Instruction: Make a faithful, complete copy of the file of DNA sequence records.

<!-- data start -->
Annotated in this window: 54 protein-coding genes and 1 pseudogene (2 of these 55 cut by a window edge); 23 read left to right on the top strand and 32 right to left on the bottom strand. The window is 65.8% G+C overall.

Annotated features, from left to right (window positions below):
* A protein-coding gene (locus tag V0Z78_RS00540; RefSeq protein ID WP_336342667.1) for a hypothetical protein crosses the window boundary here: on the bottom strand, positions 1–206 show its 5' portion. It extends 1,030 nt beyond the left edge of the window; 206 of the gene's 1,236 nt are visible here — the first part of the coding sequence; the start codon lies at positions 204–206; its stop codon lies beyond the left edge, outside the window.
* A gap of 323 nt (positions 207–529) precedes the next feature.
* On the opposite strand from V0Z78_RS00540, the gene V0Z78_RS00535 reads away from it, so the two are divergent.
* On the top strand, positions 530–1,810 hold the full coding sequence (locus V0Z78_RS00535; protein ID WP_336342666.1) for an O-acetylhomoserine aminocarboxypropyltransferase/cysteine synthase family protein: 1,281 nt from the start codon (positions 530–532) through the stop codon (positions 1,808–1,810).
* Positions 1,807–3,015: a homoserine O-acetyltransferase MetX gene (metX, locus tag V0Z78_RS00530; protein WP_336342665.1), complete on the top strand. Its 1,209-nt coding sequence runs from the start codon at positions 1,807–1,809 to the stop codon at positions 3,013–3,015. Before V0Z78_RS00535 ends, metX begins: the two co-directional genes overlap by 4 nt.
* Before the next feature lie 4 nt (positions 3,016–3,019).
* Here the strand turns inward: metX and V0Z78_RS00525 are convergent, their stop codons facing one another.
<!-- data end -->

Annotated in this window: 54 protein-coding genes and 1 pseudogene (2 of these 55 cut by a window edge); 23 read left to right on the top strand and 32 right to left on the bottom strand. The window is 65.8% G+C overall.

Annotated features, from left to right (window positions below):
* A protein-coding gene (locus tag V0Z78_RS00540; RefSeq protein ID WP_336342667.1) for a hypothetical protein crosses the window boundary here: on the bottom strand, positions 1–206 show its 5' portion. It extends 1,030 nt beyond the left edge of the window; 206 of the gene's 1,236 nt are visible here — the first part of the coding sequence; the start codon lies at positions 204–206; its stop codon lies beyond the left edge, outside the window.
* A gap of 323 nt (positions 207–529) precedes the next feature.
* On the opposite strand from V0Z78_RS00540, the gene V0Z78_RS00535 reads away from it, so the two are divergent.
* On the top strand, positions 530–1,810 hold the full coding sequence (locus V0Z78_RS00535; protein ID WP_336342666.1) for an O-acetylhomoserine aminocarboxypropyltransferase/cysteine synthase family protein: 1,281 nt from the start codon (positions 530–532) through the stop codon (positions 1,808–1,810).
* Positions 1,807–3,015: a homoserine O-acetyltransferase MetX gene (metX, locus tag V0Z78_RS00530; protein WP_336342665.1), complete on the top strand. Its 1,209-nt coding sequence runs from the start codon at positions 1,807–1,809 to the stop codon at positions 3,013–3,015. Before V0Z78_RS00535 ends, metX begins: the two co-directional genes overlap by 4 nt.
* Before the next feature lie 4 nt (positions 3,016–3,019).
* Here the strand turns inward: metX and V0Z78_RS00525 are convergent, their stop codons facing one another.